Hopkins noted the potential for future benefits for society of these cash transfers.
"Growing up in poverty is itself an adverse childhood experience." Hopkins said. "And if, if folks have those adverse childhood experiences, they're less likely to do well in school, they're less likely to graduate from high school and to go onto college. They're more likely to end up in the criminal justice system. They're more likely to end up homeless. And so, you know, poverty busting is really what we need to do in order to address many of the challenges that we face as a society."
According to data from the United Ways of California, over half of Sonoma County households with children under age six struggle to meet basic costs.
Petaluma assistant city manager Brian Cochran said those financial stresses reverberate across the county.
"When families are worried about where the next meal is coming from, when they're worried about basics like rent or utility bills, then there are struggles with the children in terms of getting to school, you know, getting a good education, general challenges with not being able to put the time into their kids." Cochran said.
He said in his view, the guaranteed income program provides a remedy.
"If we can give some folks a leg up, give them an extra $500 a month, they can make their utility bills. They can buy extra food or diapers or basic essentials for their kids. Then that takes some of that pressure and stress off of that family."
One of the most common rebukes of GBI programs is the unconditional distribution of money - detractors often say it disincentivizes work and allows for a misuse of funds.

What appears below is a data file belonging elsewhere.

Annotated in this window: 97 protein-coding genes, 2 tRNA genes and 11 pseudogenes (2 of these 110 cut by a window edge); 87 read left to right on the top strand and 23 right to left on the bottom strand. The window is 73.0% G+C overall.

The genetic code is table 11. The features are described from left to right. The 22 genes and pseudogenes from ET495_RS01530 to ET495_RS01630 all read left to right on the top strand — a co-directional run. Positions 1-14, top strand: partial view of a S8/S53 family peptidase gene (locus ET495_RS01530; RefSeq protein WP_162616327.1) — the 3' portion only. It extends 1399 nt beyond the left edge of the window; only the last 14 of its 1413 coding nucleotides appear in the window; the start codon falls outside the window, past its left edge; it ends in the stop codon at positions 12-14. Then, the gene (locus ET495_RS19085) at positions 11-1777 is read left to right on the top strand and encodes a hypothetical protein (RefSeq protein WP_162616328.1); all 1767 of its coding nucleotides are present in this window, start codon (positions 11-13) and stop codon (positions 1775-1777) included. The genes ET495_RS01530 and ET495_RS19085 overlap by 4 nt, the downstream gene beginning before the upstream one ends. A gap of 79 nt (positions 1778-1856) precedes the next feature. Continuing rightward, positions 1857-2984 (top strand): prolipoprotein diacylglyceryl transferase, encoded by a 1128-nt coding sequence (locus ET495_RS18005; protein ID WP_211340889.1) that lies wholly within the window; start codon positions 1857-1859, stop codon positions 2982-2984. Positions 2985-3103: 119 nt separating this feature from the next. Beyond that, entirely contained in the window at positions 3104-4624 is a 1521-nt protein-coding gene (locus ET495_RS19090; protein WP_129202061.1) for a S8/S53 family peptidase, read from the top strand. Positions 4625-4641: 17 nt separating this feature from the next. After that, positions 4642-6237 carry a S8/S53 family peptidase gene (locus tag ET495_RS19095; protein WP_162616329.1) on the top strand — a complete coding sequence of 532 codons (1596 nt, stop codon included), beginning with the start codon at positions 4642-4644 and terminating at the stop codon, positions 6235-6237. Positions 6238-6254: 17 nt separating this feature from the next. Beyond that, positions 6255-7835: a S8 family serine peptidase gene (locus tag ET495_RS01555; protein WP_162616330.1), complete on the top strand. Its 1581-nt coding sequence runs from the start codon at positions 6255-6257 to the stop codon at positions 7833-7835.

An analysis of Stockton's SEED program though, the first and most high profile GBI pilot, showed food was the number one expense recipients spent their guaranteed income on - accounting for 37% of the money spent. Purchases of things like alcohol and tobacco accounted for less than 1% of money spent.
Pugh said the unconditional nature of the money is precisely what makes GBI successful.
Assumptions had been if you didn't attach conditions, people would misuse funds, and the observations have pretty much been the opposite." Pugh said. "Not only do people use unconditional cash responsibly to actually address challenges in their lives. What can often happen is that they use it for challenges that aren't even recognized by people running the program."
Pugh explained further.
"For example, if someone is struggling, you might think, oh, they need money paying a down payment on rent." Pugh said. "When it turns out the issue is their car broke down. And if they can get a few hundred dollars to pay for the repairs, they can go back to work and back on their feet, by providing this cash without conditions you're granting additional self-determination to people that study after study is shown actually is beneficial for them to resolve their issues."